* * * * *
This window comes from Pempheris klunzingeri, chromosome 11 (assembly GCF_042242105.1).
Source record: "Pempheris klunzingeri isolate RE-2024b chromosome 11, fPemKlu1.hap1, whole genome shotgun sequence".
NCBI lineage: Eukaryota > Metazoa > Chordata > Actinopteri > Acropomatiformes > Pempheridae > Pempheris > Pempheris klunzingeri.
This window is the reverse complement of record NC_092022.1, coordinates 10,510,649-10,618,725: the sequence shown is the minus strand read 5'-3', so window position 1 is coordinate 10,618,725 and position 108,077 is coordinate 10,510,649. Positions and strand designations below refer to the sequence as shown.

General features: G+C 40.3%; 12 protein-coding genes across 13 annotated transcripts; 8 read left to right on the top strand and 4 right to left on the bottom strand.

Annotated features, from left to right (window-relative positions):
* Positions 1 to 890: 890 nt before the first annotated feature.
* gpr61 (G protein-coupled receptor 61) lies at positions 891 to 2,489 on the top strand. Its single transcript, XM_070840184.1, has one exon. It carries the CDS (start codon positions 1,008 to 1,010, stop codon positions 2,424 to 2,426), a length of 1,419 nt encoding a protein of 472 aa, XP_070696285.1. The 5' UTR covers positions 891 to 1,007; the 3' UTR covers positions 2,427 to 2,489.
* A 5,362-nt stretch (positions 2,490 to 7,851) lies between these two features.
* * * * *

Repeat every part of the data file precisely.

This window comes from Pempheris klunzingeri, chromosome 11 (assembly GCF_042242105.1).
Source record: "Pempheris klunzingeri isolate RE-2024b chromosome 11, fPemKlu1.hap1, whole genome shotgun sequence".
NCBI lineage: Eukaryota > Metazoa > Chordata > Actinopteri > Acropomatiformes > Pempheridae > Pempheris > Pempheris klunzingeri.
This window is the reverse complement of record NC_092022.1, coordinates 10,510,649-10,618,725: the sequence shown is the minus strand read 5'-3', so window position 1 is coordinate 10,618,725 and position 108,077 is coordinate 10,510,649. Positions and strand designations below refer to the sequence as shown.

General features: G+C 40.3%; 12 protein-coding genes across 13 annotated transcripts; 8 read left to right on the top strand and 4 right to left on the bottom strand.

Annotated features, from left to right (window-relative positions):
* Positions 1 to 890: 890 nt before the first annotated feature.
* gpr61 (G protein-coupled receptor 61) lies at positions 891 to 2,489 on the top strand. Its single transcript, XM_070840184.1, has one exon. It carries the CDS (start codon positions 1,008 to 1,010, stop codon positions 2,424 to 2,426), a length of 1,419 nt encoding a protein of 472 aa, XP_070696285.1. The 5' UTR covers positions 891 to 1,007; the 3' UTR covers positions 2,427 to 2,489.
* A 5,362-nt stretch (positions 2,490 to 7,851) lies between these two features.